“Will Jones, who was driving the coach from Liverpool to Wrexham, met them about halfway down the hill, and seeing something was wrong, there being no one on the coach, pulled almost out of the road, and avoided being run into. He said they were going a real good pace, and he could not for the life of him make out what could be up till he got to Wrexham, and found how matters stood. Peter Hilton, to get the blame off his own shoulders and avoid the chaff which he must go through, and thinking that he should never hear any more of it, laid it to my driving, and said, ‘Oh! it was all along that strange gentleman driving.’ He was soon, however, found out, and the chaff he got was without end. He never passed a coach without being reminded of the strange gentleman.”

I found another fun book in the CAA’s Library. This one, Down the Road: Reminiscences of a Gentleman Coachman, was written by C. T. S. Birch Reynardson and published in London in 1887.

This particular chapter recounts the sad tale of Mr. Wiggins …

“Perhaps more by luck than judgment, I never came to any grief in my coaching days. I never upset a coach, and I never was upset by anyone else; I never killed anyone, and I never was killed myself, which I have often thought a wonderful fact, for I have often seen queer things happen, and have had various ‘touch and goes,’ which even now make my hair stand on end, that is to say, the little of it that remains. I believe I never killed or ran over anything that I ought not but once, and then I ran over and killed a pig.

“Poor ‘Mr. Wiggins!’ he was turned into pork at a moment’s notice in a way he could hardly have expected, but which, perhaps, was quite as much to his taste and quite as dignified as being confined in a sty, and fed up for weeks, and doomed at last to undergo the process of being shaved at Christmas and turned into pork pies or sausages.

“It happened thus. I was driving the Nettle coach, which ran from Welchpool to Liverpool. I had a real good load, four in and twelve out, and luggage in proportion, when going through the toll-bar close to Llanymyneck, near which place I had a friend living whose house I was going to look at, with the intention of hiring it. Just as I got my leaders well through the toll-bar, who should pop out by my friend ‘Mr. Wiggins’ right under the near wheel of the coach. I shall never forget the sound of the wheel cutting through him; it was just the sound that would be produced by driving over a washerwoman’s wicker clothes-basket, or something like the horrible crunch that is heard in one’s head when a double tooth is being wrenched out. I’d half a mind to pull up to see if the poor fellow required any assistance; but the guard said, ‘Never mind him, sir; he’s as dead as mutton.’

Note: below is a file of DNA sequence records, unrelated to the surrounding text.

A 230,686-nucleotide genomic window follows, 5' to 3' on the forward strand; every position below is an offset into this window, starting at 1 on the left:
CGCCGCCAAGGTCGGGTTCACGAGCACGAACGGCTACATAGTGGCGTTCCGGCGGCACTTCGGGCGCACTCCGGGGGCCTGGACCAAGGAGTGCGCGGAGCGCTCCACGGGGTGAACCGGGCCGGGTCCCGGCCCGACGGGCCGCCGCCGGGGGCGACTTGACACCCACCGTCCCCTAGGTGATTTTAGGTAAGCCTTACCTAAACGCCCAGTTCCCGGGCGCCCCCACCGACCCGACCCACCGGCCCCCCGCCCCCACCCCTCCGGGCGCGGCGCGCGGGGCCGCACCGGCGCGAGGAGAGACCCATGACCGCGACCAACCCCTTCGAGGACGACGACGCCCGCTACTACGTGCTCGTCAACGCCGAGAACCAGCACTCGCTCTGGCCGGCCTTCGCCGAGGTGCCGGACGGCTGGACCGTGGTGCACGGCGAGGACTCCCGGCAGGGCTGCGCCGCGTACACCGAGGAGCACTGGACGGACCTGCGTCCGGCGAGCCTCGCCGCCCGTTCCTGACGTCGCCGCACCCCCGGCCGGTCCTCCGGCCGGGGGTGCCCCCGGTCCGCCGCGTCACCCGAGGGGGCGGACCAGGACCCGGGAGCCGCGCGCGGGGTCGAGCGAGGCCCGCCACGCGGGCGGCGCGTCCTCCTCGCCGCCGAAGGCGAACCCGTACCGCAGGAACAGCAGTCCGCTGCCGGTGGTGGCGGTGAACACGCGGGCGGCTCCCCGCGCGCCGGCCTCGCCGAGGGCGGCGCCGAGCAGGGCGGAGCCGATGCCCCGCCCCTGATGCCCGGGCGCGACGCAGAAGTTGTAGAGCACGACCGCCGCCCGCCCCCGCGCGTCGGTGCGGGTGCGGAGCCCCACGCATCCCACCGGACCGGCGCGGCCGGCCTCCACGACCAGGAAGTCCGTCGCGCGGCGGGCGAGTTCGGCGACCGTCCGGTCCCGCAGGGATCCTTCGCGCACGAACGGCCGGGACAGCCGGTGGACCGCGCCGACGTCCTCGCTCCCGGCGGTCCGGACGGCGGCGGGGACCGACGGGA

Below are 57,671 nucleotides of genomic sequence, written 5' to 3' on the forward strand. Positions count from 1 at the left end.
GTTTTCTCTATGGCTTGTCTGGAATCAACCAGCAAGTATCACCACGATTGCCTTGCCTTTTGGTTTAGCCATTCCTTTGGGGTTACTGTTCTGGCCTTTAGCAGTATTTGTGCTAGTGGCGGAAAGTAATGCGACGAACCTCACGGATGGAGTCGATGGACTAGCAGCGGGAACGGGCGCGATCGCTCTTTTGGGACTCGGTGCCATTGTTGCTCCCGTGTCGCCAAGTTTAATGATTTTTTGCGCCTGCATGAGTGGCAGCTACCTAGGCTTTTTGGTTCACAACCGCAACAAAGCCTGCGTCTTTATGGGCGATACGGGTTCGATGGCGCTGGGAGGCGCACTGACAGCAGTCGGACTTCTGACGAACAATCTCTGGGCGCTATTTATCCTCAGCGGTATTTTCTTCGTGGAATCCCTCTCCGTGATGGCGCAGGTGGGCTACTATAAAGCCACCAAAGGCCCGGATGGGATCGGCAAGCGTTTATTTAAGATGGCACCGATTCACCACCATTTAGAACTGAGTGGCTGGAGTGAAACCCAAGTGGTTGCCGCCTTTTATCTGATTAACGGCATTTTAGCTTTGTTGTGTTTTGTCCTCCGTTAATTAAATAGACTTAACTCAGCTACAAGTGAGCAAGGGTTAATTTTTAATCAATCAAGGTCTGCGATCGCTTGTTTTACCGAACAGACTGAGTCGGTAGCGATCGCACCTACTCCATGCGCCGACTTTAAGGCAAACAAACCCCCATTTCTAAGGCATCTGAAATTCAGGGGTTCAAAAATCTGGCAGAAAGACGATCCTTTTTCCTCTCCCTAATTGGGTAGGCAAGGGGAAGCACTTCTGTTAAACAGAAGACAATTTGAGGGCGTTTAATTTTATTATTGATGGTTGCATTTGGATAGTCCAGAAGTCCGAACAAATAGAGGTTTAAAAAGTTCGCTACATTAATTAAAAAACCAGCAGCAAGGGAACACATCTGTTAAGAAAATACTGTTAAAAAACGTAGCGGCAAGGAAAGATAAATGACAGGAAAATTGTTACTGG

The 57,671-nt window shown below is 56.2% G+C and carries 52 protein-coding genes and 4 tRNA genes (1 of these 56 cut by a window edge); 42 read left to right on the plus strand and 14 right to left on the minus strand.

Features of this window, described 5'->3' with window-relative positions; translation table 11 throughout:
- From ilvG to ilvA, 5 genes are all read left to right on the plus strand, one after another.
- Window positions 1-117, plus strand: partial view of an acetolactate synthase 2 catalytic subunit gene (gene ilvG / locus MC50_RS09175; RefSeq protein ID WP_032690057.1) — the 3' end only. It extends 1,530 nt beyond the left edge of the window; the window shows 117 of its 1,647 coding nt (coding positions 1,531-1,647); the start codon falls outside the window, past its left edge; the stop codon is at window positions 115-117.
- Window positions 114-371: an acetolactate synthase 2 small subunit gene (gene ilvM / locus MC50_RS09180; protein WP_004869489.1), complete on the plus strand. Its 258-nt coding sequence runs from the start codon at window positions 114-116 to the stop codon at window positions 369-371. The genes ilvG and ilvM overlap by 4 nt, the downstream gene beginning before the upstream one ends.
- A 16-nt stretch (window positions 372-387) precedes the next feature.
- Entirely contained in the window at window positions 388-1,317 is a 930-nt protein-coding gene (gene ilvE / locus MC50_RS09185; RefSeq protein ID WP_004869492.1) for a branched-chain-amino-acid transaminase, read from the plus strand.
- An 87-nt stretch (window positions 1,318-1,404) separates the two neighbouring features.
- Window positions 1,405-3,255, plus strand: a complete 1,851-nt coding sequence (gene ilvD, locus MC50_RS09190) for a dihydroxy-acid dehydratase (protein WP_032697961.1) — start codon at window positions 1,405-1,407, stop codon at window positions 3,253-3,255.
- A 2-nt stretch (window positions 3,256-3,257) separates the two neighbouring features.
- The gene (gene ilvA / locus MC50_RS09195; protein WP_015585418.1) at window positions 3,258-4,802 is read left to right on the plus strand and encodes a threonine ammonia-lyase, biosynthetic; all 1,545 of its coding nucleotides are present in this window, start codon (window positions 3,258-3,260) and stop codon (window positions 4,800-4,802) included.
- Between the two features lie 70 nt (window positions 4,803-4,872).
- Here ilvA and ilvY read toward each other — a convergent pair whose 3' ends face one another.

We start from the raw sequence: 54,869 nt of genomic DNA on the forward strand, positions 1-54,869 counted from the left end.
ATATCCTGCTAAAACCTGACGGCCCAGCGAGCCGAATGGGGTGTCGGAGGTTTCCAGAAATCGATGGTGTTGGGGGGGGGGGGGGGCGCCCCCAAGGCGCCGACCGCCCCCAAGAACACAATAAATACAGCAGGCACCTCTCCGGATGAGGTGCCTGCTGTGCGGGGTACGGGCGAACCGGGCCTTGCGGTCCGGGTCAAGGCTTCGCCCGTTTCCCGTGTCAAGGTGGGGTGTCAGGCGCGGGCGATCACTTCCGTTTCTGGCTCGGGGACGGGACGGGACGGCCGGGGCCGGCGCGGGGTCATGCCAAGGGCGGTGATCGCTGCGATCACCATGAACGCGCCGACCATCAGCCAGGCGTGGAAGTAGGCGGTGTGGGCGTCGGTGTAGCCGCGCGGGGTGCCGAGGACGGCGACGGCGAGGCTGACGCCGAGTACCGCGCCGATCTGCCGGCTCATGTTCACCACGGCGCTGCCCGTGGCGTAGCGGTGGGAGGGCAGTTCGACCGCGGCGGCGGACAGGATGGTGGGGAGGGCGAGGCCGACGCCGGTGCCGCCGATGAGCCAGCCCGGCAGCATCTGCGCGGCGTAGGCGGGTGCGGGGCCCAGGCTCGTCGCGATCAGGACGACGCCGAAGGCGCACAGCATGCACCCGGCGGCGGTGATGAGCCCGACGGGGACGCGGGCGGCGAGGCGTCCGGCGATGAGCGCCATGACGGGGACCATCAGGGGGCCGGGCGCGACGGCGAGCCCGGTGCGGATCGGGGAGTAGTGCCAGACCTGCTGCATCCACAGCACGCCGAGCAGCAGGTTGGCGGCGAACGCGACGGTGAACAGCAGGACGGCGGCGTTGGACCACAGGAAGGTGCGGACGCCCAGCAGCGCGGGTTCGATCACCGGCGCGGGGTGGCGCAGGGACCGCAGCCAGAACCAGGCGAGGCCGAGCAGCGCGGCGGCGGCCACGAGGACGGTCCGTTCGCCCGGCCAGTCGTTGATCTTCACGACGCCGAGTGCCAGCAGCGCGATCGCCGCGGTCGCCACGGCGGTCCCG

“And as the Nettle was then running opposition to the Royal Oak, the pace was too good to stop and inquire after him. It so happened that this took place on a Saturday; I got off at my friend’s house about two miles further on, and on Sunday went with my friend to Llanymyneck Church, and had to pass through the said toll-bar. On our return we went into the toll-bar with an excuse to get a light for a cigar, and there, spread out on a clean white tablecloth, were evident signs of my acquaintance of yesterday, cut up and looking very like very nice pork. ‘The deuce take it,’ said I, ‘you surely don’t kill pigs on a Sunday in this country!’ ‘No, sir,’ said the toll-bar keeper; ‘it’s a pig that met with a little bit of an accident yesterday; the coach went over it and killed it. But it will make a very nice bit of pork for all that, and I don’t see that it will be much the worse, though it aren’t perhaps quite so fat as it might be to kill in the usual way.’

“I said, ‘Did the coach really kill the pig? I suppose that it was all the coachman’s fault, and that he was driving too fast, or something of that kind.’ ‘Well, no, sir; I don’t see how anyone was to blame this time,’ he said. ‘To be sure they do race a bit sometimes, the Oak and Nettle do; but I don’t see that the coachman or anyone was to blame but the pig himself. I’ll tell you how it was, sir; my missis oftentimes gives the pig a bit of victuals inside that rail which you see is broken,’ pointing to a part of the garden fence which ran up close to the door, and out of which just enough rails were broken out to admit poor piggy; ‘and just as the coach was going through the gate out he pops right under the wheel, and, to be sure, there was no help for him, and the coach did fairly cut him in two.’ Introducing me at the same time to the piece of his ribs that the wheel had gone over, he held it up for my edification. ‘Well,’ I said, ‘it couldn’t be helped, I suppose. What might such a pig as that be worth?’ ‘Well, sir, it might be worth a couple of pounds; it’s only a little one yet, do you see.’ ‘Well,’ I said, ‘you’re a good fellow for not blaming the coachman; here’s a sovereign for you to get some applesauce to eat with him. I was driving, as it so happened, and if you’d blamed the coachman I should have kept my sovereign in my pocket.

“He seemed astonished and not a little pleased at the transaction.

“I hired my friend’s house for three or four years, and often as I passed the toll-bar I went in and lit my cigar, and had a little chaff about the ‘gentleman coachman’ turning pork butcher. I need not say that during the time I lived there we were sworn friends; and often as I drove the coach through the toll-bar, when he touched his hat to me, I acknowledged it by ‘Mind your pigs.'”